Darpan Inani is the highest rated blind chess player in India and the youngest to have ever won the National blind chess championships.
Darpan Inani sits facing his opponent with his customised wooden chess board in front of him, visualising the pawns and contemplating his next move. He then picks up a pawn and moves towards the King and excitedly calls out, “Checkmate!”
Twenty-four-year-old Darpan is the highest rated visually impaired chess player in India with an Elo rating of 2,053, and has represented the country four times in the World Blind Chess Championship.
“I started playing chess at the age of 13 and, since then, there has been no looking back. I was inclined towards the game mainly because it gave me an opportunity to play against a sighted person,” Darpan told YourStory.
Darpan’s love for chess is such that he is always ready for a game. His goal is to be the first visually impaired Indian to attain the title of ‘International Master’.
Darpan’s tryst with chess
Vadodara-based Darpan was diagnosed with Stevens-Johnson syndrome, a severe skin reaction, when he was just three years old.
“I was born without any issues. The skin disorder erupted after a pediatrician gave me an injection for fever and conjunctivitis. I developed an allergy to something in the shot. Within a span of one week, I lost my eyesight completely,” he says.
Darpan and his family tried just about everything to get his sight fixed, but in vain. The only way out was to accept and cope with the situation. So Darpan ensured he performed well at school, where he rarely scored less than 85 percent. “The only aspect that used to bother me was the fact that I could not play any outdoor games, like my other classmates during PT class,” he recalls.
The turning point in Darpan’s life was when he visited a blind welfare association with his father. “My father spotted a chessboard at the association, and planted the idea of me learning the game. I was 13 years old then. My father helped me understand and grasp the rules as well as tactics involved in playing the game,” says Darpan.
After a few months, Darpan enrolled for a local chess tournament, where he met fellow participant Zahir Abbas Bhatkal, who recognised Darpan’s talent and encouraged him to take up professional coaching. Darpan later signed up with Shekar Sahu, an international chess master based in Mumbai for further training.
‘A game of vision, not visibility’
The only aspect that is different when it comes to Darpan’s game as compared to any other sighted chess player is the design of the chessboard and the pawns. Darpan uses either a wooden or acrylic chessboard with holes in the middle of every square and nails affixed to every Pawn. He gets to know whether the piece is King, Queen, Knight, Rook or Bishop based on the shape of the piece.
“Chess is a game that requires vision and not visibility. There is a thin line of difference between the two,” he notes.
As soon as the opponent announces his or her move, Darpan visualises his counter move.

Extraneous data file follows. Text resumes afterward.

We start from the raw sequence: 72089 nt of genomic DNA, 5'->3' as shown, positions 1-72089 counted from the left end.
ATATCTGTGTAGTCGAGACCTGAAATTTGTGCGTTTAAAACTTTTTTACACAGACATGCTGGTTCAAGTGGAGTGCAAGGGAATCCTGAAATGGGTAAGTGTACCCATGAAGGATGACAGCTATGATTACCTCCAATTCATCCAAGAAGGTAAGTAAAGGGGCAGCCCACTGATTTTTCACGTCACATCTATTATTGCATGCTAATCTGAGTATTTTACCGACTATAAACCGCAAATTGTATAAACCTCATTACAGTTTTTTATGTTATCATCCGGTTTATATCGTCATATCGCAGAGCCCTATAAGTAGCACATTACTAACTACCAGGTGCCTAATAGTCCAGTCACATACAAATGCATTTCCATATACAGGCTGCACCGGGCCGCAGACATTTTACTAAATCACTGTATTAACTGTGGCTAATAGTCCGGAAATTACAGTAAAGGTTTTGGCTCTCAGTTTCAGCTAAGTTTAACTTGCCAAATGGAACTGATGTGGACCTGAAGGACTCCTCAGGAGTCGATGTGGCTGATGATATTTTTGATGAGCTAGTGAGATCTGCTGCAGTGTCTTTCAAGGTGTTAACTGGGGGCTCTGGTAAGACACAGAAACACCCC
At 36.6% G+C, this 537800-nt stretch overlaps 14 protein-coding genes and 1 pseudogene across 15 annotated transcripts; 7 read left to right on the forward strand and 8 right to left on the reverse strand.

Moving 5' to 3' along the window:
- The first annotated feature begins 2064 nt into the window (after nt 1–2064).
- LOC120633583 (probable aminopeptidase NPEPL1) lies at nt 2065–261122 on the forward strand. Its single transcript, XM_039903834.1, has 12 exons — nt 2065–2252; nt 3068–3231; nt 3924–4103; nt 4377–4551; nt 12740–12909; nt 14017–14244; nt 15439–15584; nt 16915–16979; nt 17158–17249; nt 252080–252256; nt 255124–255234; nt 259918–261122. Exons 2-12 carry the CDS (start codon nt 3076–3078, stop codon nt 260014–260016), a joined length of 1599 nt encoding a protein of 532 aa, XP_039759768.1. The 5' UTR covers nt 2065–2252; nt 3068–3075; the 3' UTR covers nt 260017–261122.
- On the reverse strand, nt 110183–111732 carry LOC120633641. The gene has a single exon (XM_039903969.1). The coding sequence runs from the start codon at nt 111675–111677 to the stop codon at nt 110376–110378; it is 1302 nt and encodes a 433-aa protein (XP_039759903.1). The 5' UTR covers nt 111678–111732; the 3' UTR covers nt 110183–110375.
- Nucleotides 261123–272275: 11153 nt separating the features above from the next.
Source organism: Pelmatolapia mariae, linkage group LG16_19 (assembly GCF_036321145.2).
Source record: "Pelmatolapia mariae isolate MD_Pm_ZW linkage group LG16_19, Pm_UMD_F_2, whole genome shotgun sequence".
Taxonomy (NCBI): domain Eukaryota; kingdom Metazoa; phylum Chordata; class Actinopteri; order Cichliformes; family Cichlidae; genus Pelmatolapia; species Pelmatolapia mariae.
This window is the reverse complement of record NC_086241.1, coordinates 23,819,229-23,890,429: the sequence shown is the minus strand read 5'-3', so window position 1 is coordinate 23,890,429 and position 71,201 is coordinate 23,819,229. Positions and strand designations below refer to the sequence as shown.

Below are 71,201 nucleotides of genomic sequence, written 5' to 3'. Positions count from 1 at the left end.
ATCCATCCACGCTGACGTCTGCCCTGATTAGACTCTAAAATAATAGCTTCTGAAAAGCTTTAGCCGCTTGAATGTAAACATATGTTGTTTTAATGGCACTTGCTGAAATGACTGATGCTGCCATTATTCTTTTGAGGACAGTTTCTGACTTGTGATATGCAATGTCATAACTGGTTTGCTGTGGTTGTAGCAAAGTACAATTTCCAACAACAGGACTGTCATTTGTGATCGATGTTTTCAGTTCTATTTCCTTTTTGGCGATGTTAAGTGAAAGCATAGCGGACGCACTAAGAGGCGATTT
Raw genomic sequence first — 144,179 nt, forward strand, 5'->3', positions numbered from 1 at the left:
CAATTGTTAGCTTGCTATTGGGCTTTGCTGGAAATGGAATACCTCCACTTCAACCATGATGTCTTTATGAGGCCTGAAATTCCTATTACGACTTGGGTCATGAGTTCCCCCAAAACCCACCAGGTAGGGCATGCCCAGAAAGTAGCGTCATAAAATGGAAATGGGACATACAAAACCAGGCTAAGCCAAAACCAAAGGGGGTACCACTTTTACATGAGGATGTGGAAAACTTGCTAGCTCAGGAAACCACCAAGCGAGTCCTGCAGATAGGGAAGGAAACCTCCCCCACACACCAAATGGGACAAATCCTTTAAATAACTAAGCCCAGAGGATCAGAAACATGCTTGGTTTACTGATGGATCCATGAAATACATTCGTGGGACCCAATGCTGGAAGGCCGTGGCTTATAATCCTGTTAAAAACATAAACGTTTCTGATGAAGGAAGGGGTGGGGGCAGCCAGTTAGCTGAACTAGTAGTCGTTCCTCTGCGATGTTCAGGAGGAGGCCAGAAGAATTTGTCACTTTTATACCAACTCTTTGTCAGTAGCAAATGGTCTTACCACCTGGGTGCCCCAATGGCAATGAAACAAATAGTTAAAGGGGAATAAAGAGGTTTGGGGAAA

“When I started playing chess, I used to think that sighted players have an edge in terms of the time they spend to make each move. However, once I began playing many games and practising my moves, I was able to make good time,” Darpan adds.
Darpan participated in various tournaments and has won many laurels. He competed against sighted players at State-level chess tournaments as part of the U13, U15 and U17 categories, and has represented Gujarat at the nationals. He became the youngest player to win the National Blind Chess Championship at the age of 16 in 2010.
He bagged the Bronze at the World Junior Blind Chess Championship (U20) at Serbia in 2013, the first ever individual medal to have been won by India in blind chess.
Darpan has represented the country four times in World Blind Chess Championships. He is also the only Indian visually impaired chess player to have ever won an international prize at the Creon Open chess tournament in France in 2018. Darpan was featured in Algorithms, an award-winning documentary directed by Ian McDonald, which details the little-known sporting field of blind chess in India.
Darpan’s friend and mentor Zahir says, “I am extremely proud of him. It is not easy to win tournament after tournament within such a short span of time.”
Darpan has not only outdone himself in the game of chess but also in academics. He is currently pursuing Chartered Accountancy and has already cleared the intermediate exam in his first attempt. He also loves playing harmonium and tabla in his spare time.
A source of inspiration
Darpan’s ‘never say die attitude’ is a big source of inspiration for many, especially for those who have lost their ability to see. Darpan has been assisting the ‘Project Checkmate’ initiative, which is working towards motivating visually impaired players to achieve greater heights in the game of chess.
“Chess has helped me in a lot of spheres. It has honed my cognitive abilities and decision making skills. I am sure the game will be a value-add to several other visually impaired people like me. I will continue doing my bit to encourage and motivate all of them to reach their full potential,” he signs off.
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